The 2013 federal minimum wage will remain unchanged at $7.25 per hour for non-tipped employees, and $2.13 per hour for tipped employees. However, 7 states have announced that their minimum wage will increase on January 1, 2013. Moreover, one state has proposed an increase. Additionally, 2013 minimum wage determinations have not yet been announced by two states whose minimum wage is adjusted each January 1.Continue Reading...
Although the 2012 federal minimum wage will remain unchanged at $7.25 per hour, six states have announced that their minimum wage will increase on January 1, 2012. Additionally, one state has proposed an increase, and another will announce its 2012 minimum wage either this month or in December. One state, however, announced that its minimum wage will not change in 2012.Continue Reading...
On January 1, 2011, six states (listed below) will increase their minimum wage requirement. Two states—along with American Samoa and the Northern Mariana Islands— elected to keep their current rate. Colorado is considering an increase to the minimum wage which, if passed, will also take effect on January 1, 2011. The federal minimum wage rate remains unchanged at $7.25/hr.Continue Reading...
Ohio Supreme Court Rules that Contractors Must Be Assessed 100% Penalty for Violating State's Prevailing Wage Law
In Bergman v. Monarch Construction Company, the Ohio Supreme Court considered whether, in an employee-initiated enforcement action, the penalties set forth in Ohio Revised Code section 4115.10(A) are mandatory and must be imposed against a party found to have violated the prevailing wage law. In a 5-2 majority opinion, the supreme court rejected the reasoning adopted by the trial court and the Twelfth District Court of Appeals, both of which had interpreted the language in section 4115.10(A) as giving the trial court discretion to enforce the prevailing wage penalties. The supreme court observed that in section 4115.10(A), the phrase “may recover” refers to the choice the underpaid employee can make to enforce his or her right to recover the underpayment, not the court’s choice to enforce the penalties. Therefore, if the employee chooses to enforce his or her statutory right to recover unpaid wages, and successfully proves his or her case, a 100% penalty must be assessed against the employer for violating the prevailing wage law. For further analysis, see Littler’s ASAP Ohio Supreme Court’s Ruling on Penalties Ups the Ante for Contractors Subject to Ohio’s Prevailing Wage Law by Heidi Alten and Neil Grindstaff.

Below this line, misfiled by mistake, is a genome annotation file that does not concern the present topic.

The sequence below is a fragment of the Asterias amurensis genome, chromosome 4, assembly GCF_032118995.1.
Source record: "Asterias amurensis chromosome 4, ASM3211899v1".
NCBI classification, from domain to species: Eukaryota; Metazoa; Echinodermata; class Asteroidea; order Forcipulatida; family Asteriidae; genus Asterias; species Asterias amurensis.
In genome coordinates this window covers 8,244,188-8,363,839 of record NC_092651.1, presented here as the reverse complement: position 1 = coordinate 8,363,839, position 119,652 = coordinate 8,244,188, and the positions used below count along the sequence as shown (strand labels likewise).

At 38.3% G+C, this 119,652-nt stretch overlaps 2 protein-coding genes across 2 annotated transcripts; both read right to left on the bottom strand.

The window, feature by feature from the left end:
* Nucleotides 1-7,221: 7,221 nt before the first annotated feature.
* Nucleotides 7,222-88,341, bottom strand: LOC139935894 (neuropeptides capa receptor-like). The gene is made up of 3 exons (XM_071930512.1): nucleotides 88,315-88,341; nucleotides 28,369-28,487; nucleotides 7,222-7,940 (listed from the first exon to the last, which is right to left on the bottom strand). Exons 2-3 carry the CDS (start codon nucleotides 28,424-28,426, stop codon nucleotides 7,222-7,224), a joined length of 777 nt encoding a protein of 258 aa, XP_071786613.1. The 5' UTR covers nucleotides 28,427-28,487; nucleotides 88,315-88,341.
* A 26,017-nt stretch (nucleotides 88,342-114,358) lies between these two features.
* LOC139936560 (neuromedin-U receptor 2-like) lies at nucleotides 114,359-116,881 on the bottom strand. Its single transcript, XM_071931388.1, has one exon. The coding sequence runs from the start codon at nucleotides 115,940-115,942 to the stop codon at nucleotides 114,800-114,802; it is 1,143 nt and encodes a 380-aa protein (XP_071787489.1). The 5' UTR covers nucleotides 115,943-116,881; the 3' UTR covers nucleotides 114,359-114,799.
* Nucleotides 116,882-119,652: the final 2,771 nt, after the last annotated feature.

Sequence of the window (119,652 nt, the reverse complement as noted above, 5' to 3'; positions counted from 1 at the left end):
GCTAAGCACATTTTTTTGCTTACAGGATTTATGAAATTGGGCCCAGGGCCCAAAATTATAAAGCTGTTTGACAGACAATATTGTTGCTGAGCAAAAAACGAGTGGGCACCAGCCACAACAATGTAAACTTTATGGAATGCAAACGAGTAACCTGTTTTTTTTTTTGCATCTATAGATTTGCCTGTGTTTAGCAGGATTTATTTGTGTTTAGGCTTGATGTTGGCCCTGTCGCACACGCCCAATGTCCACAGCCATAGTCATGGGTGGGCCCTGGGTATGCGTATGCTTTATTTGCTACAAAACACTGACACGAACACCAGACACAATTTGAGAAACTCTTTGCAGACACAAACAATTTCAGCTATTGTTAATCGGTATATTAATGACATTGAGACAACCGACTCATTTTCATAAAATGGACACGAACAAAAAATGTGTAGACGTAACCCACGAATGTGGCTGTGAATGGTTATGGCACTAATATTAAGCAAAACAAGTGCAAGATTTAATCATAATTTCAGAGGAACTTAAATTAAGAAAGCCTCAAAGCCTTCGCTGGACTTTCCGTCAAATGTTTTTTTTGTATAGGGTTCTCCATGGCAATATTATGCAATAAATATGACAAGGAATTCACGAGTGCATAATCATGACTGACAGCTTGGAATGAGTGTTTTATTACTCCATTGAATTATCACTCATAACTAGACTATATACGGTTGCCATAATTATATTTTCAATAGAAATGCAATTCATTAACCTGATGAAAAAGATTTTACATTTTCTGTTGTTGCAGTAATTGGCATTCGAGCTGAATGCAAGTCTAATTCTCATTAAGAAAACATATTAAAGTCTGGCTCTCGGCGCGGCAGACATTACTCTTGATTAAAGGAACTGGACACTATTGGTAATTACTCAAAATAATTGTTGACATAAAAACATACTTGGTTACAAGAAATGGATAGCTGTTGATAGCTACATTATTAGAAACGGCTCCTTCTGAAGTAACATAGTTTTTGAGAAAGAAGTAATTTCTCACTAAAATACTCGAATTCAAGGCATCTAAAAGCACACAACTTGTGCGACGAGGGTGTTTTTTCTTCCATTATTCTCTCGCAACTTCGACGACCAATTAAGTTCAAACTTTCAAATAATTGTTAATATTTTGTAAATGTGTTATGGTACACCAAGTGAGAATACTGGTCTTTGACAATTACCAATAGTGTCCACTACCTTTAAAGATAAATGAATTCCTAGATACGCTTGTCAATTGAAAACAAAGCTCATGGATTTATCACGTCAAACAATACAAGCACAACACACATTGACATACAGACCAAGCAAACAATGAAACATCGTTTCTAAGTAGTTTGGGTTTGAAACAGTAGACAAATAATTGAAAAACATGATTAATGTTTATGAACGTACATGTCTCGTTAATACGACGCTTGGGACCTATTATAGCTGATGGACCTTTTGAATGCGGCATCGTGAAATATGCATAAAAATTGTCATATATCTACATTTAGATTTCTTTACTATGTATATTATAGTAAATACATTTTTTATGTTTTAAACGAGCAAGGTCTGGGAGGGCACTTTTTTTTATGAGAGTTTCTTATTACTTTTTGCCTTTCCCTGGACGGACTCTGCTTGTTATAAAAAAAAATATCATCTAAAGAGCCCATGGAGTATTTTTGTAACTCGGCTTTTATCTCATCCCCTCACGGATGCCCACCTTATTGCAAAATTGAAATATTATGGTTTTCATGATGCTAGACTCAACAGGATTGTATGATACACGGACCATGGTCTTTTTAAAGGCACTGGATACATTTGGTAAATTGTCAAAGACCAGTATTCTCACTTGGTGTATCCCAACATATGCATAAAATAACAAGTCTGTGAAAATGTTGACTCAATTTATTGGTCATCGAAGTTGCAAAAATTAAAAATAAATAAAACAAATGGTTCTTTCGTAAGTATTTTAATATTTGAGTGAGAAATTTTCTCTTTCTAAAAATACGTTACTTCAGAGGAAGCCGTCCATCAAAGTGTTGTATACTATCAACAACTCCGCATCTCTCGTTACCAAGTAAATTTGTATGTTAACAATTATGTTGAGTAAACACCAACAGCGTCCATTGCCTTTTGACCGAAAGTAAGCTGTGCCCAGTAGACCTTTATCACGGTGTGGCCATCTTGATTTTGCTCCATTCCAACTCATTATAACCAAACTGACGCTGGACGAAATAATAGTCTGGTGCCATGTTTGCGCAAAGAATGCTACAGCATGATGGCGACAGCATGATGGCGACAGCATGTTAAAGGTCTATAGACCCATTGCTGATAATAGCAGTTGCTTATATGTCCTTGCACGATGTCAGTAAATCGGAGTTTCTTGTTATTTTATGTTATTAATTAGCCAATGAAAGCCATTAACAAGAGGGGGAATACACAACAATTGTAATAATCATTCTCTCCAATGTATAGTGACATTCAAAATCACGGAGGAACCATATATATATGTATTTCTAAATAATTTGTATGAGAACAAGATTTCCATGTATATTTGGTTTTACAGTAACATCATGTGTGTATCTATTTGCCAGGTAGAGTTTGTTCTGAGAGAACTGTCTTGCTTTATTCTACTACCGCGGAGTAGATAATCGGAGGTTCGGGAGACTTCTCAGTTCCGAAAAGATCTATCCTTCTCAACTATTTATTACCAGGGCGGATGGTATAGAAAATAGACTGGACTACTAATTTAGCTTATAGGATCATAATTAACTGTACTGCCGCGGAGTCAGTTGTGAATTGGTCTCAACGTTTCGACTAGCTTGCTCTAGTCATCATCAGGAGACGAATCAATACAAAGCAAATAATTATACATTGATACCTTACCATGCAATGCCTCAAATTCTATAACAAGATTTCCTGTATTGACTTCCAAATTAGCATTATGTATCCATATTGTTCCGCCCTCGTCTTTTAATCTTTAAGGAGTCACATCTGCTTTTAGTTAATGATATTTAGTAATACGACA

This entry was written by Neil Grindstaff.
The federal minimum wage remains unchanged at $7.25/hr. However, various states will either increase or decrease their state minimum wages come January 1, 2010, whereas other states have elected not to change their current rate.
States that are increasing their minimum wage
$7.75/hr. Effective January 1, 2010 the minimum wage must be at least fifty cents more than the federal minimum wage. Alaska Statutes, §23.10.065.
$8.25/hr. Effective January 1, 2010, the Connecticut minimum wage will increase from $8.00/hr to $8.25/hr. General Statutes of Connecticut, §31-58.
$7.25. Effective January 1, 2010, Kansas’s minimum wage increases from $2.65/hr to $7.25/hr. Kansas General Statutes § 44-1203.